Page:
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Steady Heart, Steady Mind

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Bruce Wayne always thought his career as Batman would end with his life. Or, barring death in the field, a grievous wound or injury like the loss of an arm or a shattered knee. But death hadn’t come for him yet and though he’d broken his shoulder twice in the past six years, his arm was not ruined. When he’d shattered his kneecap while off-world with the League, technology had advanced enough that Dev had sat in the medbay of the Watchtower and molded a synthetic bone replacement while he slept drugged out of his senses on painkillers.

No, he’d always thought he’d meet a certain end; he’d imagined hundreds of them. And in the actual end, none of them ended up being the truth. It didn’t surprise him, really, because if there’s anything he knew with certainty it was how often he was wrong. He’d just gotten pretty adept at hiding it.

No, the real end was messier and more complicated and more drawn out and more…

Simple. It was just simple. No emergency, no death.

He should have seen it coming, if not the details, then the hulk of the thing itself. But he didn’t, really. In retrospect, it would be nice to be able to say that it wasn’t coincidence it happened in the year following the one in which he bought the cottage in Normandy-- that maybe he’d had a premonition or foresight. But no, the two were unrelated, because if he was good at being wrong, he was also good at compartmentalizing, and Normandy was the pinnacle of his life’s work on that point.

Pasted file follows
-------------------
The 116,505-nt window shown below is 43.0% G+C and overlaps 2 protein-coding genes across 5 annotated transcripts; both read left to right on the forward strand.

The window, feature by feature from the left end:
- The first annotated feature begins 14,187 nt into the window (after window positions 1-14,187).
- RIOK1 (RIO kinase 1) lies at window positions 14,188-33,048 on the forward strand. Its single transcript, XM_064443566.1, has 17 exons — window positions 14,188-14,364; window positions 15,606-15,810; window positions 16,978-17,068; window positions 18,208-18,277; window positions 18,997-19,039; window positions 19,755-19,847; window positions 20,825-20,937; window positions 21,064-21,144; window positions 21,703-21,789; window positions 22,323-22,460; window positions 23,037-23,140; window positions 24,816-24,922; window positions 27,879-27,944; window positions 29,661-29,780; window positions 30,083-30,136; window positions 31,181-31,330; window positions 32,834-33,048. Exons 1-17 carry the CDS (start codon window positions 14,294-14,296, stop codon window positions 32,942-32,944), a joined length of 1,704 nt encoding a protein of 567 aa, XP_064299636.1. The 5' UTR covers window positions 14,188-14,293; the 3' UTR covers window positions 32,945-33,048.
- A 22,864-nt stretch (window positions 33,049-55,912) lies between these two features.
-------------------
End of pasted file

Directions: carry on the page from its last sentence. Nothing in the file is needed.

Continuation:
Normandy assumed he’d wear the cowl until his dying day. When he bought it, he thought of it as an escape from usual life, not a substitute. When he’d taken Selina there, false passports in his hand, and the thrill of more secret lives on top of secret lives, it had found that sweet spot for the both of them in being untethered and in having a place to find each other. They’d be married in France and then they’d go home to not being married, and how long they ever stayed in either state of being was entirely up to them.

But no, Normandy wasn’t a sign that he knew. It was just Normandy. Separate. Which was the point.

It was a long string of things, to be honest.

The first was the week he’d woken up every day with pain in his back so intense and blinding it had taken internal pep talks to get out of bed. He thought he’d hidden it (managed it) pretty well, but the end of that week was the first time Dev broached the subject.